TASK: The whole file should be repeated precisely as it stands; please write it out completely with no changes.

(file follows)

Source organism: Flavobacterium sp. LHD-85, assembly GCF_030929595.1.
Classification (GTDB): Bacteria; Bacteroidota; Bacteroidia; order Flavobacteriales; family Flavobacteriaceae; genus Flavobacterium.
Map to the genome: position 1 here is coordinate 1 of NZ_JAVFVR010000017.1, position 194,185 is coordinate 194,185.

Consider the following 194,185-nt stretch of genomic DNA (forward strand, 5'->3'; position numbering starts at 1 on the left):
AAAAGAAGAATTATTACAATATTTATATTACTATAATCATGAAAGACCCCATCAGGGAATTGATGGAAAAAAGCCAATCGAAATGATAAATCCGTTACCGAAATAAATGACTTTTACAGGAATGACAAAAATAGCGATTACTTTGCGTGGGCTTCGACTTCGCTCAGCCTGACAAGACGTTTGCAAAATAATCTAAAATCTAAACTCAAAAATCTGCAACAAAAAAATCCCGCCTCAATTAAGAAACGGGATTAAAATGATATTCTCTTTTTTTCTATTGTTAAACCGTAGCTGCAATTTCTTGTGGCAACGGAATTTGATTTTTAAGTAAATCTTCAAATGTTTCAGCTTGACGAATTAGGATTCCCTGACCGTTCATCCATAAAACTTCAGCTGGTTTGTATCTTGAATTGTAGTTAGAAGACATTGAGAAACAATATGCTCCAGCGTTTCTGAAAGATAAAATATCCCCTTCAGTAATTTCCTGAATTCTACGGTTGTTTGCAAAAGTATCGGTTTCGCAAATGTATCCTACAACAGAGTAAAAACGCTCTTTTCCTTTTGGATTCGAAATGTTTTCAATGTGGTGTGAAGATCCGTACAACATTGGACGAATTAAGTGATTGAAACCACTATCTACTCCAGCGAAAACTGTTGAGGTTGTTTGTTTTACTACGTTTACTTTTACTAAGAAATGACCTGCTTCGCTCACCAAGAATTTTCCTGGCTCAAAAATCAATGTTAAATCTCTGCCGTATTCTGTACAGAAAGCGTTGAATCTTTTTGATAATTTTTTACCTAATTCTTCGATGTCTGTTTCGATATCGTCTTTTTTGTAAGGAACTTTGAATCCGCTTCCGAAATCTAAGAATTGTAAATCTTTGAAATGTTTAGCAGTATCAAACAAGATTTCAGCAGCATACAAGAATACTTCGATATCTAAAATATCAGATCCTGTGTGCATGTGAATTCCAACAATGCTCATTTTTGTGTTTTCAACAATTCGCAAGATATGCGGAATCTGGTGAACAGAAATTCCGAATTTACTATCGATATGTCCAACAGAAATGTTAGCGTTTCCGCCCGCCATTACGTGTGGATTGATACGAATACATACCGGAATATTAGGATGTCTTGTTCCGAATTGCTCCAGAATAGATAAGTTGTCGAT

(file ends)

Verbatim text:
Source organism: Flavobacterium sp. LHD-85, assembly GCF_030929595.1.
Classification (GTDB): Bacteria; Bacteroidota; Bacteroidia; order Flavobacteriales; family Flavobacteriaceae; genus Flavobacterium.
Map to the genome: position 1 here is coordinate 1 of NZ_JAVFVR010000017.1, position 194,185 is coordinate 194,185.

Consider the following 194,185-nt stretch of genomic DNA (forward strand, 5'->3'; position numbering starts at 1 on the left):
AAAAGAAGAATTATTACAATATTTATATTACTATAATCATGAAAGACCCCATCAGGGAATTGATGGAAAAAAGCCAATCGAAATGATAAATCCGTTACCGAAATAAATGACTTTTACAGGAATGACAAAAATAGCGATTACTTTGCGTGGGCTTCGACTTCGCTCAGCCTGACAAGACGTTTGCAAAATAATCTAAAATCTAAACTCAAAAATCTGCAACAAAAAAATCCCGCCTCAATTAAGAAACGGGATTAAAATGATATTCTCTTTTTTTCTATTGTTAAACCGTAGCTGCAATTTCTTGTGGCAACGGAATTTGATTTTTAAGTAAATCTTCAAATGTTTCAGCTTGACGAATTAGGATTCCCTGACCGTTCATCCATAAAACTTCAGCTGGTTTGTATCTTGAATTGTAGTTAGAAGACATTGAGAAACAATATGCTCCAGCGTTTCTGAAAGATAAAATATCCCCTTCAGTAATTTCCTGAATTCTACGGTTGTTTGCAAAAGTATCGGTTTCGCAAATGTATCCTACAACAGAGTAAAAACGCTCTTTTCCTTTTGGATTCGAAATGTTTTCAATGTGGTGTGAAGATCCGTACAACATTGGACGAATTAAGTGATTGAAACCACTATCTACTCCAGCGAAAACTGTTGAGGTTGTTTGTTTTACTACGTTTACTTTTACTAAGAAATGACCTGCTTCGCTCACCAAGAATTTTCCTGGCTCAAAAATCAATGTTAAATCTCTGCCGTATTCTGTACAGAAAGCGTTGAATCTTTTTGATAATTTTTTACCTAATTCTTCGATGTCTGTTTCGATATCGTCTTTTTTGTAAGGAACTTTGAATCCGCTTCCGAAATCTAAGAATTGTAAATCTTTGAAATGTTTAGCAGTATCAAACAAGATTTCAGCAGCATACAAGAATACTTCGATATCTAAAATATCAGATCCTGTGTGCATGTGAATTCCAACAATGCTCATTTTTGTGTTTTCAACAATTCGCAAGATATGCGGAATCTGGTGAACAGAAATTCCGAATTTACTATCGATATGTCCAACAGAAATGTTAGCGTTTCCGCCCGCCATTACGTGTGGATTGATACGAATACATACCGGAATATTAGGATGTCTTGTTCCGAATTGCTCCAGAATAGATAAGTTGTCGAT